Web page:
3 For Gardens, ( Speaking of those, which are indeed Prince-like, as we haue done of Buildings) the Contents, ought not well to be, vnder Thirty Acres of Ground; And to be diuided into three Parts: A Greene in the Entrance; A Heath or Desart in the Going forth; And the Garden in the middest; Besides Alleys, on both Sides. And I like well, that Foure Acres of Ground, be assigned to the Greene; Six to the Heath; Foure and Foure to either side; And Twelue to the Maine Garden. The Greene hath two pleasures; The one, because nothing is more Pleasant to the Eye, then Greene Grasse kept finely shorne; The other, because it will giue you a faire Alley in the midst, by which you may go in front vpon a Stately Hedge, which is to inclose the Garden. But, because the Alley will be long, and in great Heat of the Yeare, or Day, you ought not to buy the shade, in the Garden, by Going in the Sunne thorow the Greene, therefore you are, of either Side the Greene, to Plant a Couert Alley, vpon Carpenters Worke, about Twelue Foot in Height, by which you may goe in Shade, into the Garden. As for the Making of Knots, or Figures, with Diuers Coloured Earths, that they may lie vnder the Windowes of the House, on that Side which the Garden stands, they be but Toyes: You may see as good Sights, many times, in Tarts. The Garden is best to be Square; lncompassed, on all the Foure Sides, with a Stately Arched Hedge. The Arches to be vpon Pillars, of Carpenters Worke, of some Ten Foot high, and Six Foot broad: And the Spaces between, of the same Dimension, with the Breadth of the Arch. Ouer the Arches, let there be an Entire Hedge, of some Foure Foot High, framed also vpon Carpenters Worke: And vpon the Vpper Hedge, ouer euery Arch, a little Turret, with a Belly, enough to receiue a Cage of Birds: And ouer euery Space, betweene the Arches, some other little Figure, with Broad Plates of Round Coloured Glasse, gilt, for the Sunne, to Play vpon. But this Hedge I entend to be, raised vpon a Bancke, not Steepe, but gently Slope, of some Six Foot, set all with Flowers. Also I vnderstand, that this Square of the Garden, should not be the whole Breadth of the Ground, but to leaue, on either Side, Ground enough, for diuersity of Side Alleys: Vnto which, the Two Couert Alleys of the Greene, may deliuer you. But there must be, no Alleys with Hedges, at either End, of this great Inclosure: Not at the Hither End, for letting your Prospect vpon this Faire Hedge from the Greene; Nor at the Further End, for letting your Prospect from the Hedge, through the Arches, vpon the Heath.
4 For the Ordering of the Ground, within the Great Hedge, I leaue it to Variety of Deuice; Aduising neuerthelesse, that whatsoeuer forme you cast it into, first it be not too Busie, or full of Worke. Wherein I, for my part, doe not like Images Cut out in Iuniper, or other Garden stuffe: They be for Children. Little low Hedges, Round, like Welts, with some Pretty Pyramides, I like well: And in some Places, Faire Columnes vpon Frames of Carpenters Worke. I would also, haue the Alleys, Spacious and Faire. You may haue Closer Alleys vpon the Side Grounds, but none in the Maine Garden. I wish also, in the very Middle, a Faire Mount, with three Ascents, and Alleys, enough for foure to walke a breast; Which I would haue to be Perfect Circles, without any Bulwarkes, or Imbosments; And the Whole Mount, to be Thirty Foot high; And some fine Banquetting House, with some Chimneys neatly cast, and without too much Glasse.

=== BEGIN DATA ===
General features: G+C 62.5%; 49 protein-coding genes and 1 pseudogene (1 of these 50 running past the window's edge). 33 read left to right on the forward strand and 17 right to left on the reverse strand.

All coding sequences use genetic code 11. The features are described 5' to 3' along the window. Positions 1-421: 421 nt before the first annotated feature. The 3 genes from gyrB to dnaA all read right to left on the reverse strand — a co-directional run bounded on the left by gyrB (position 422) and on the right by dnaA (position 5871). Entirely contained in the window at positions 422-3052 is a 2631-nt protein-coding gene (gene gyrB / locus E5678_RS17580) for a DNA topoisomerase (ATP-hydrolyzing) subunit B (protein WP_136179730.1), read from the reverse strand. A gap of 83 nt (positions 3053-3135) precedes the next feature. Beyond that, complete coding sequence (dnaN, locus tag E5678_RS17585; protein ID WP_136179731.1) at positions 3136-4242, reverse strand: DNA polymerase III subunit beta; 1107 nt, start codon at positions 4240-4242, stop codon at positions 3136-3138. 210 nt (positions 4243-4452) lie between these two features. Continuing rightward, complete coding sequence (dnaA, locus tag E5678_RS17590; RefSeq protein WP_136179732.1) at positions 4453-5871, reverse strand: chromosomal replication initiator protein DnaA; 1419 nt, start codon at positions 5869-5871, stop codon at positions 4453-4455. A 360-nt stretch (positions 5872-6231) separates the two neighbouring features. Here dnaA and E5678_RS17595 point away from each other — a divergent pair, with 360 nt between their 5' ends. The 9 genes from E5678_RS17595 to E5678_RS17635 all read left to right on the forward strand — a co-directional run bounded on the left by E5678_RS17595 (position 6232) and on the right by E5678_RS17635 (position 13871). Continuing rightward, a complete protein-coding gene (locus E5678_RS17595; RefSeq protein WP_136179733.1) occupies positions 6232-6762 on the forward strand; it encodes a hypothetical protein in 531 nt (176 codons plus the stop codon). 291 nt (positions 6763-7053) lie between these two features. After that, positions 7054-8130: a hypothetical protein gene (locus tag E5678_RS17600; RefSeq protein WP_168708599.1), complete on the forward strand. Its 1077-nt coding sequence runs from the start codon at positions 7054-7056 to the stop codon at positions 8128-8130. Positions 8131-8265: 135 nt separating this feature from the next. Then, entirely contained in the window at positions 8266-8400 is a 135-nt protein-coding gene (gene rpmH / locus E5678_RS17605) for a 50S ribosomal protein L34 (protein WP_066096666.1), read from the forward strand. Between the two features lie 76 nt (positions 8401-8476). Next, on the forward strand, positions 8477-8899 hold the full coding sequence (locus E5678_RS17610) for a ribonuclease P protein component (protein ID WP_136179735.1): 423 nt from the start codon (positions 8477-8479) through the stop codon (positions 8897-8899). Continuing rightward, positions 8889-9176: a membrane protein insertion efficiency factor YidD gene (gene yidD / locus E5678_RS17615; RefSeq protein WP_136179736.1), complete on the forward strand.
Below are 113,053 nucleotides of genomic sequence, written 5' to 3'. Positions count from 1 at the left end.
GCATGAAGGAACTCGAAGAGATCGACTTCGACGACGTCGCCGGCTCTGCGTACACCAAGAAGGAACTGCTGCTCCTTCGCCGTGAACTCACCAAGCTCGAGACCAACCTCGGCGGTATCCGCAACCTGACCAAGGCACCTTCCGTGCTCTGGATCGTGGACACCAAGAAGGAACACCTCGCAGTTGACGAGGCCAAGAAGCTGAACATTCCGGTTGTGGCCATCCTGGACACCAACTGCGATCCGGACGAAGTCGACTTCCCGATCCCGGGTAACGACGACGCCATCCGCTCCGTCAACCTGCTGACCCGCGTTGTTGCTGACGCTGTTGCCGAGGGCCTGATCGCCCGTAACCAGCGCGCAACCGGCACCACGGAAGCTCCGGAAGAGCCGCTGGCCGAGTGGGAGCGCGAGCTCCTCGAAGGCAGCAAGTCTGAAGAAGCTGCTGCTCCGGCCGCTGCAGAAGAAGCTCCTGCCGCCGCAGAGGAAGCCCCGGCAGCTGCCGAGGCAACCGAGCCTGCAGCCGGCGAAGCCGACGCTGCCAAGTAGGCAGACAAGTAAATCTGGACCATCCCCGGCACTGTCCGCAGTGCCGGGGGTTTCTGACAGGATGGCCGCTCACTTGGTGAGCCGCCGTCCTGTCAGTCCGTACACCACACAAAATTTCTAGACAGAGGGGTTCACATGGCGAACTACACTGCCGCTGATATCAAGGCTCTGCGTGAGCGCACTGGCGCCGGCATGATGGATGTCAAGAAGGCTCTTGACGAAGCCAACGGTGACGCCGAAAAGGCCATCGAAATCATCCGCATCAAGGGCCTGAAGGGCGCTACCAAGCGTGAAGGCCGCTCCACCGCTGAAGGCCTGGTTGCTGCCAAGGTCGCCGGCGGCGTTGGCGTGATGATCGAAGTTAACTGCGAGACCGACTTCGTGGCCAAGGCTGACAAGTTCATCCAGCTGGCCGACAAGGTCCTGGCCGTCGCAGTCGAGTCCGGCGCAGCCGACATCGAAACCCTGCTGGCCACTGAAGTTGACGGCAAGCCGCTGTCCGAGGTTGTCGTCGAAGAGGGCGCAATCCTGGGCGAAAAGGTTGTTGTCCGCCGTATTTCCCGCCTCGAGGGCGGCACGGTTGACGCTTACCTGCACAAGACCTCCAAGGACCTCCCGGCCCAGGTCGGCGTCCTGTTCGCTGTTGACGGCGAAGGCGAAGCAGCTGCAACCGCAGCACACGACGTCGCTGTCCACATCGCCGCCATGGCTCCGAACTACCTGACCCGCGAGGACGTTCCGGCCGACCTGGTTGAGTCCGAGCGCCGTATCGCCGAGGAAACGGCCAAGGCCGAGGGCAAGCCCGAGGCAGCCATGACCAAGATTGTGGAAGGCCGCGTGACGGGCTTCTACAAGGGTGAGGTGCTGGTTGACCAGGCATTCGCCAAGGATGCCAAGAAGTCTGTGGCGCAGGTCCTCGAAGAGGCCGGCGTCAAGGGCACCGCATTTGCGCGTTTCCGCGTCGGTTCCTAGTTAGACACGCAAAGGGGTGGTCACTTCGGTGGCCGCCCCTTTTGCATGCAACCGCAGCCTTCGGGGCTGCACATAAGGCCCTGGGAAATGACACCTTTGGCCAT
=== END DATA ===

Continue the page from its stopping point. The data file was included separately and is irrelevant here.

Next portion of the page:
5 For Fountaines, they are a great Beauty, and Refreshment; But Pooles marre all, and make the Garden vnwholsome, and full of Flies, and Frogs. Fountaines I intend to be of two Natures: The One, that Sprinckleth or Spouteth Water; The Other a Faire Receipt of Water, of some Thirty or Forty Foot Square, but without Fish, or Slime, or Mud. For the first, the Ornaments of Images Gilt, or of Marble, which are in vse, doe well: But the maine Matter is, so to Conuey the Water, as it neuer Stay, either in the Bowles, or in the Cesterne; That the Water be neuer by Rest Discoloured, Greene, or Red, or the like; Or gather any Mossinesse or Putrefaction. Besides that, it is to be cleansed euery day by the Hand. Also some Steps vp to it, and some Fine Pauement about it, doth well. As for the other Kinde of Fountaine, which we may call a Bathing Poole, it may admit much Curiosity, and Beauty; wherewith we will not trouble our selues: As, that the Bottome be finely Paued, And with Images: The sides likewise; And withall Embellished with Coloured Glasse, and such Things of Lustre; Encompassed also, with fine Railes of Low Statua's. But the Maine Point is the same, which we mentioned, in the former Kinde of Fountaine; which is, that the Water be in Perpetuall Motion, Fed by a Water higher then the Poole, and Deliuered into it by faire Spouts, and then discharged away vnder Ground, by some Equalitie of Bores, that it stay little. And for fine Deuices, of Arching Water without Spilling, and Making it rise in seuerall Formes, ( of Feathers, Drinking Glasses, Canopies, and the like, ) they be pretty things to looke on, but Nothing to Health and Sweetnesse.